Costa Rica Accidentally Approves Gay Marriage; Christian Lawmakers Fight New Law

Costa Rica inadvertently approved a bill last week that could open the way for same-sex marriage, and now an evangelical Congressman of the Christian Costa Rican Renovation Party said he and other conservative lawmakers will aim to challenge the newly ratified bill.

Congressman Justo Orozco demanded that President Laura Chinchilla veto the Young Persons Act, a reform that covers social issues and laws governing marriage, with the emphasis that homosexuality is "unconstitutional," according to The Costa Rican News.

"Homosexuality is a practice strange and foreign to our customs," said Orozco.

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However, President Chinchilla disregarded the demand and proceeded to sign the bill into law.

"Interpretations of what the item might say are under the powers of a judge who has to resolve this case," she said.

Prior to the controversy, the bill previously defined marriage as a union between a man and a woman. José María Villalta, a liberal lawmaker, then edited the bill with new language that included "the right to recognition without discrimination contrary to human dignity, social and economic effects of domestic partnerships," according to a Costa Rican newspaper, La Nación.

It wasn't until the bill was approved that conservative Congress members noticed that the final version had changed the language of its original definition of marriage.

Carlos Avendaño, a member of the Christian-based National Restoration Party, said the bill became distorted because the law previously established that marriage unions are between a man and a woman, reports Costa Rican newspaper Tico Times.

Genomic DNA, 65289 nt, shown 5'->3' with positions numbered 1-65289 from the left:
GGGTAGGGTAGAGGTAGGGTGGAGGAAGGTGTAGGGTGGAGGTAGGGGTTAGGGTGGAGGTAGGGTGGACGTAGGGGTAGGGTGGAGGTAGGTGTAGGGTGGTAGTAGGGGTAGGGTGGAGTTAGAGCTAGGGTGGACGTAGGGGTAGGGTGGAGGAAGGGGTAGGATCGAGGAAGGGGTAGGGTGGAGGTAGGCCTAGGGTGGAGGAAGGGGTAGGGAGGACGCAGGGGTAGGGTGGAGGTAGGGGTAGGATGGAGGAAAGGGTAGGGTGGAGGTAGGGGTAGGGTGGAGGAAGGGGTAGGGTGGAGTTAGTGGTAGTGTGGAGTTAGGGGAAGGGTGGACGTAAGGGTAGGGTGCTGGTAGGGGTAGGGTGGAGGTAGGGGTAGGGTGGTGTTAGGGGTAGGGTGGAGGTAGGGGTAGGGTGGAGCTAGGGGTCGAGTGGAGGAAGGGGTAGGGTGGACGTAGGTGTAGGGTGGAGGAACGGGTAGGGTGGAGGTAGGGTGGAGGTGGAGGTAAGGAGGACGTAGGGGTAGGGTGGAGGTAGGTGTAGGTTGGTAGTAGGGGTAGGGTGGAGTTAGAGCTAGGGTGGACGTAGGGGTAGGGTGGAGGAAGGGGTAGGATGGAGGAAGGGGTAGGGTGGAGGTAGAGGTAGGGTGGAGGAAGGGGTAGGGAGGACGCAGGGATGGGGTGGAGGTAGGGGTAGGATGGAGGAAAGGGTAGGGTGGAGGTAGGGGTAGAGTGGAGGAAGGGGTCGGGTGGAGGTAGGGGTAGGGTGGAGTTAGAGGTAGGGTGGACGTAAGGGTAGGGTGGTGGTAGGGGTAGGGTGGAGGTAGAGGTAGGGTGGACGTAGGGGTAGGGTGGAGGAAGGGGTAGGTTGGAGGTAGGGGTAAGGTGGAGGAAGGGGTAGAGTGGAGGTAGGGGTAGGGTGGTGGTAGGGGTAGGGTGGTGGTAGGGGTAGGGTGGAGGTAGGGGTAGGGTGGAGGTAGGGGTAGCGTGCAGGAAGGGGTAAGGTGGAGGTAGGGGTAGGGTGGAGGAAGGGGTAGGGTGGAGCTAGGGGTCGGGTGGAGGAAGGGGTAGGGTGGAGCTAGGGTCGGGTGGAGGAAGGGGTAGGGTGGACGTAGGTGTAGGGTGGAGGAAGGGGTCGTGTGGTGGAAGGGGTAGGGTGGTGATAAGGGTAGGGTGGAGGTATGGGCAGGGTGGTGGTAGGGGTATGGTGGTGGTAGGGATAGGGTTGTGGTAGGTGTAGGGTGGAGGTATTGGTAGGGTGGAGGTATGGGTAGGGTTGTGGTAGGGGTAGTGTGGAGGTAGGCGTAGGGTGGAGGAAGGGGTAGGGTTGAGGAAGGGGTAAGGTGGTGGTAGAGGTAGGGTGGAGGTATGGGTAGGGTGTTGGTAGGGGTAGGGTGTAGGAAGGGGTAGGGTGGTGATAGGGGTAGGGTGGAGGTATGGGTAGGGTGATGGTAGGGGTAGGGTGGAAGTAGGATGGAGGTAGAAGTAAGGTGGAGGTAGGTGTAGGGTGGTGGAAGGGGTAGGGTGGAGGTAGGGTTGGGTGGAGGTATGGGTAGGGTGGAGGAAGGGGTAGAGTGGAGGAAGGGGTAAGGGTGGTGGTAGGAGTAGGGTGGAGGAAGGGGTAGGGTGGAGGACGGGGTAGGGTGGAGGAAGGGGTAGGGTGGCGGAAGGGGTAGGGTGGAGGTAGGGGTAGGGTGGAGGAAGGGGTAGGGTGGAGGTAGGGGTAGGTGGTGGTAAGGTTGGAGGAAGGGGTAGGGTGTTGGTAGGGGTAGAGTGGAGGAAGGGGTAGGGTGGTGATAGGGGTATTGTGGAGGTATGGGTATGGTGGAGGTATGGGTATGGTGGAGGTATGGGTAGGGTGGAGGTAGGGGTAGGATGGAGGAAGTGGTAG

"The reference that is here is for heterosexual partners," Avendaño said, referring to the original bill.

While right-wing politicians argue against it, other legislators deny the new rule can be understood as authorizing gay marriage and claim it is a misinterpretation instead. However, Orozco says the interpretation of the law is "fraud because a law is being used to violate another."

But Villalta hopes the new bill will be the trigger point for changes in civil liberties, according to The Costa Rican News.

"This is a chance for family courts to examine the issue from the perspective from human rights," said Villalta.

He also criticized lawmakers who said homosexuality was equivalent to a disease, referring to comments that Orozco made.

"That preference is not a right," Orozco said, according to La Nación. "It's a stunted development of sexual identity. It can change like alcoholism and tobacco addiction," he added, implying that homosexuality can be cured.

Orozco and similar constituents are not the only ones who oppose the new bill. Costa Ricans living in the United States also share the same opinion.

"I applaud Justo Orozco for standing up on this issue. However, knowing how Costa Ricans are, I don't think it will be vetoed," said Francinie Montero, a Costa Rican native.

"It's saddening to see how quickly our world has turned their backs on God. I think Orozco is trying but it will come to a point where people will think what is wrong is right and what is right is wrong and that's what Costa Ricans are doing now. Saying that this bill is just a misinterpretation is not the case, they are just trying to make it seem okay," she added.

Montero noted that Costa Ricans have already begun protests for gay marriage rights. However, before the new bill, 73 percent of Costa Ricans opposed same-sex marriage in 2011, according to Tico Times.

"As a Christian it doesn't scare me that it's happening now because worst things are yet to come," said Montero.

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